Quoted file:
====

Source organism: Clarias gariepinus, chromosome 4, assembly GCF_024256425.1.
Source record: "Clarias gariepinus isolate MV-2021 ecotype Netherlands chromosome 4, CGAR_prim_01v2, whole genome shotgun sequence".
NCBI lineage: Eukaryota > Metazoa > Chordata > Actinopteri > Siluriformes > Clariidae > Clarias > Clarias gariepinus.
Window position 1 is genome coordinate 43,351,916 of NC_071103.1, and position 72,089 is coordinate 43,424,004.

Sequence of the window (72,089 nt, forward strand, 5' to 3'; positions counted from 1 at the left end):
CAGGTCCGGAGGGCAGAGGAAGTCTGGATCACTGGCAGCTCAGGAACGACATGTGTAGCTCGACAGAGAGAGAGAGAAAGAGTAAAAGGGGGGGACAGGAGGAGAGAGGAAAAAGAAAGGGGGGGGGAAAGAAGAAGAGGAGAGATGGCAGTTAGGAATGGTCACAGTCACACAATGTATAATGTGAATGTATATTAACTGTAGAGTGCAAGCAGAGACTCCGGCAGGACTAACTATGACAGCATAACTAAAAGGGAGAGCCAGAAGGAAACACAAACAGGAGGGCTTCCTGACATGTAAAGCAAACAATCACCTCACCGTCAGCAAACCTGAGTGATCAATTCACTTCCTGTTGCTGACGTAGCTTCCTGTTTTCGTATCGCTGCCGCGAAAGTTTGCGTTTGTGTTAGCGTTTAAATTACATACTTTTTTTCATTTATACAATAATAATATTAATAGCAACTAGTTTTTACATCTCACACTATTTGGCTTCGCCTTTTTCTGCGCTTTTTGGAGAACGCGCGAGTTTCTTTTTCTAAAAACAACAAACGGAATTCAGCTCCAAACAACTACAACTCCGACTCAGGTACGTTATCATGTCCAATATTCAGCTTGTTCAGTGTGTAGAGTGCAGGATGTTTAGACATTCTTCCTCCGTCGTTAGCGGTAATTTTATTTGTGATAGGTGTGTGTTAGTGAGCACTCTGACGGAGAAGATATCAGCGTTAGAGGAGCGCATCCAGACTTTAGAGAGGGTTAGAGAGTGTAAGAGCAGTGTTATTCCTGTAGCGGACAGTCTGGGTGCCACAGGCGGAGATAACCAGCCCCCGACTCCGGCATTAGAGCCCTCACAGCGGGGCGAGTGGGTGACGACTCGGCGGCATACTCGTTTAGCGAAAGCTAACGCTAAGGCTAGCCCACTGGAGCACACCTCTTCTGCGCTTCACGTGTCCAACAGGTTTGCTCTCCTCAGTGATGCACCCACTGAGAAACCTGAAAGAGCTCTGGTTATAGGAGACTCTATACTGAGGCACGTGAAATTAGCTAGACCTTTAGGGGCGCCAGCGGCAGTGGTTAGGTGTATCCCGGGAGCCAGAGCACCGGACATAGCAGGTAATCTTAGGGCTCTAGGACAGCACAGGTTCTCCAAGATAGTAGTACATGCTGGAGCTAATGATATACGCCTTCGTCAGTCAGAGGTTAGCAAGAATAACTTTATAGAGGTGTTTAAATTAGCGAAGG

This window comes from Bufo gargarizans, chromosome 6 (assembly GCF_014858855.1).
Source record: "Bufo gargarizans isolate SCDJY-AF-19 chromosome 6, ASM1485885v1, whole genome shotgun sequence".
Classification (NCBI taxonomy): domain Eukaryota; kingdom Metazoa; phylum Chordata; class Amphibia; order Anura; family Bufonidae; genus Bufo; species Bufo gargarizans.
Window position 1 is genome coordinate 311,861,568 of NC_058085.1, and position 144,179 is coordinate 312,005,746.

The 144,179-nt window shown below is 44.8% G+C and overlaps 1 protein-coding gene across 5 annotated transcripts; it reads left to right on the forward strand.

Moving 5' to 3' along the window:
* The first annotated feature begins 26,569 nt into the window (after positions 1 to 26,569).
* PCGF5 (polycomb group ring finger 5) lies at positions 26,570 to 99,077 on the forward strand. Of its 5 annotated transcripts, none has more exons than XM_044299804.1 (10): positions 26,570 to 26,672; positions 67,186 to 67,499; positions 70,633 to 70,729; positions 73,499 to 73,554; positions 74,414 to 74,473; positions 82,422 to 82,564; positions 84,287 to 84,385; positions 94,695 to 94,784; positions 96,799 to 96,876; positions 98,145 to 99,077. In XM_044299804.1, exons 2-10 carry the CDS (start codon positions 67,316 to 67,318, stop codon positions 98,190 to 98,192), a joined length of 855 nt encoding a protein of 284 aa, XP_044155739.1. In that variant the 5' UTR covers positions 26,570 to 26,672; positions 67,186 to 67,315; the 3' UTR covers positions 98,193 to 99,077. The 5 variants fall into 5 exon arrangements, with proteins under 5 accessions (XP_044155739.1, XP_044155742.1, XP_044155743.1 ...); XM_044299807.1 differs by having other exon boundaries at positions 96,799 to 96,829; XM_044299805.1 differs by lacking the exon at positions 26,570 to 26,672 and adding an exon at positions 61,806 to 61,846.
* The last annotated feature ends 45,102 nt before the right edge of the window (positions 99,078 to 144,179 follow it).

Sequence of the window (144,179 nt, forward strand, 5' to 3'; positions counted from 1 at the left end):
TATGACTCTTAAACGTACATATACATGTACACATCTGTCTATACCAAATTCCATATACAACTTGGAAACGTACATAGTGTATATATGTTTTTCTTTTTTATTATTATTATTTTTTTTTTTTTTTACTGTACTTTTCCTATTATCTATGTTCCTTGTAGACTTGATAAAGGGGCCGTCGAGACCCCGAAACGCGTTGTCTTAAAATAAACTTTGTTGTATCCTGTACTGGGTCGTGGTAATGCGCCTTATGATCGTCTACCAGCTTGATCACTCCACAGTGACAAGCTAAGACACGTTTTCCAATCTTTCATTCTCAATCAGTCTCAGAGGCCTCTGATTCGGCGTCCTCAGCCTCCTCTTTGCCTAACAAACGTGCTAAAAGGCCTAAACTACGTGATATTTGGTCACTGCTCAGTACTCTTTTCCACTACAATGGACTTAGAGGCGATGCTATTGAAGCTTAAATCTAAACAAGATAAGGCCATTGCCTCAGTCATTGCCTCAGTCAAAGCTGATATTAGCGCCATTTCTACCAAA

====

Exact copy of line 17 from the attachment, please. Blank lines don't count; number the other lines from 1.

TATGACTCTTAAACGTACATATACATGTACACATCTGTCTATACCAAATTCCATATACAACTTGGAAACGTACATAGTGTATATATGTTTTTCTTTTTTATTATTATTATTTTTTTTTTTTTTTACTGTACTTTTCCTATTATCTATGTTCCTTGTAGACTTGATAAAGGGGCCGTCGAGACCCCGAAACGCGTTGTCTTAAAATAAACTTTGTTGTATCCTGTACTGGGTCGTGGTAATGCGCCTTATGATCGTCTACCAGCTTGATCACTCCACAGTGACAAGCTAAGACACGTTTTCCAATCTTTCATTCTCAATCAGTCTCAGAGGCCTCTGATTCGGCGTCCTCAGCCTCCTCTTTGCCTAACAAACGTGCTAAAAGGCCTAAACTACGTGATATTTGGTCACTGCTCAGTACTCTTTTCCACTACAATGGACTTAGAGGCGATGCTATTGAAGCTTAAATCTAAACAAGATAAGGCCATTGCCTCAGTCATTGCCTCAGTCAAAGCTGATATTAGCGCCATTTCTACCAAA